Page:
As America Lags, Even the Marvel Universe has Legalized Marijuana

Famed poet and playwright Oscar Wilde once noted, “Life imitates art far more often than art imitates life.” If that is the case, then New York residents might have legal cannabis on the near horizon, but it may not be the type of reform the people need.

You see, Canada legalized cannabis last year, and Mexico is on the verge of doing it any minute now, but the real tipping point may have come this past week when the Marvel Universe took up the topic in the latest issue of Daredevil in which Wilson Fisk – The Kingpin – successfully lobbies for legalization in his bid to secure his role as the mayor of Manhattan.

Ok, if you aren’t as nerdy as we are, here’s a little primer.

The Kingpin is a supervillain in the Marvel Universe, created by the great Stan Lee, and made his first appearance in Spiderman #50 back in July of 1967. The Kingpin has traditionally been the overseer of all crime in New York City – the Boss of all Bosses – hence his name. But since it is all the rage these days to commit crimes in broad daylight and call it politics, Fisk has allegedly switched sides and now has his sights set on occupying the Mayor’s Office in the Big Apple.

As the actual, real-life elected officials in New York pathetically fumbled their attempt to pass comprehensive cannabis legalization this year, the talented writers and illustrators at Marvel quite literally drew up their own blueprint for how it could be done and it is sort of scary in how accurate it appears to be.

In his new role as the fictional mayor of NYC, we find The Kingpin struggling to gain the acceptance of the upper class elite that he spent so many years exploiting. Astute enough to stick his stubby finger into the political winds, Fisk felt the groundswell support for marijuana legalization and used the issue to rally support from the city’s powerbrokers.

Fisk’s motivation for introducing cannabis legalization does not represent some progressive thinking epiphany on the part of the mastermind – good luck finding social equity programs or criminal justice reform in his plan. No, like most politicians these days, Fisk has an alternate agenda that directly benefits him and that happens to be a perfect example of art imitating life, Mr. Wilde.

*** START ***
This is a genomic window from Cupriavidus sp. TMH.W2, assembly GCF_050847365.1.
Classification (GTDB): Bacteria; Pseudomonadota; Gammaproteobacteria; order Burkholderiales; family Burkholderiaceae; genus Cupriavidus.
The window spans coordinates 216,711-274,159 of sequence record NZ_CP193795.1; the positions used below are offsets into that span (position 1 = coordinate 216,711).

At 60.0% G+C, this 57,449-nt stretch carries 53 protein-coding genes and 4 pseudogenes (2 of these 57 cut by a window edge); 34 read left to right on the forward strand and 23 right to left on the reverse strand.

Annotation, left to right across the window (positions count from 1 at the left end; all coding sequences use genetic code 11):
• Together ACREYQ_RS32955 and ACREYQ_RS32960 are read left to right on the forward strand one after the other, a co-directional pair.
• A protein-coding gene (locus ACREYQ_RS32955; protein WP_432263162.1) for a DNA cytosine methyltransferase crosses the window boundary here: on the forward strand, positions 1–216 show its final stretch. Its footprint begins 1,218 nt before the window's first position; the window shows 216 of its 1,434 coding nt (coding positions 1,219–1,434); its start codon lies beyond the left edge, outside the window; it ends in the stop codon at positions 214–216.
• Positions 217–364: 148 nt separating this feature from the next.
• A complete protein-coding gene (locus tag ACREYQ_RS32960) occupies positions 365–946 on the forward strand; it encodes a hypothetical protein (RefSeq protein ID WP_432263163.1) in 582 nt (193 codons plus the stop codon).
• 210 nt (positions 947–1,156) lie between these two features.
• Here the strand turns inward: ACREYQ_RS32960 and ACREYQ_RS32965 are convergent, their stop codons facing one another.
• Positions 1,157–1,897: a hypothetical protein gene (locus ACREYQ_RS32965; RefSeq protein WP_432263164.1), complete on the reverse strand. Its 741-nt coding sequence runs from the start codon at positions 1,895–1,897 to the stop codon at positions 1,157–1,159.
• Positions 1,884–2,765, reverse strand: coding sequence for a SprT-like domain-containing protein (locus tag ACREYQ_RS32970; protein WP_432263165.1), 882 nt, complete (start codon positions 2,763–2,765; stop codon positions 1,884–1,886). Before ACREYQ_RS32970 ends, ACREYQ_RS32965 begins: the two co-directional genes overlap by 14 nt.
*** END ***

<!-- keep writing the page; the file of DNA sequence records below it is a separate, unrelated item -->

"I have the land for growing. I have the world's best people to cultivate it. The biggest hurdle has been to ensure that the licensing department's rules for selling approval fall in my favor and no one else's,” rants The Kingpin in his latest appearance, adding, “but it's gone smoothly so far."

Rumor has it that MedMen executives spent a week and a half trying to hire Wilson Fisk after hearing that quote before they realized he’s just a comic book character.

From coast to coast we are seeing large, well-funded corporations who wanted nothing to do with cannabis a few short years ago swoop in to state-sanctioned markets with overwhelming amounts of cash in Walmart style town-takeovers, chewing up any cannabis culture in its path and shitting out midsy press releases and midsier weed in their wake.

Much like South Park has successfully done in their recent roasts of the corporate cannabis cucks at MedMen, the Marvel Universe has a unique ability to really focus on the various layers that make a controversial issue controversial.

Marvel is no stranger to such controversy as the company has used its powerful and colorful platform to address some of the most edgy social taboos of their time, though they have not always fallen on the right side of history. In the 1980s, for example, Marvel is rumored to have instituted a “No Gays” policy for character development. You can only imagine how any gay employees must have felt about that decision...

Just about a month ago, in celebration of its 80th year in publication, Marvel editors allegedly were forced to dumb down a scathing essay scheduled to run in Marvel Comics 1000 issue. The howler monkeys at FOX News jumped all over the story when they heard that the Captain American page originally contained verbiage about America’s systems being “deeply flawed”.

“The system isn’t just. We’ve treated some of our own abominably,” the original text read in part. “Worse, we’ve perpetuated the myth that any American can become anything, can achieve anything, through sheer force of will. And that’s not always true. This isn’t the land of opportunity for everyone. The American ideals aren’t always shared fairly.”

Jesus, art… can you stop imitating life for a while, you’re bumming us out, man!

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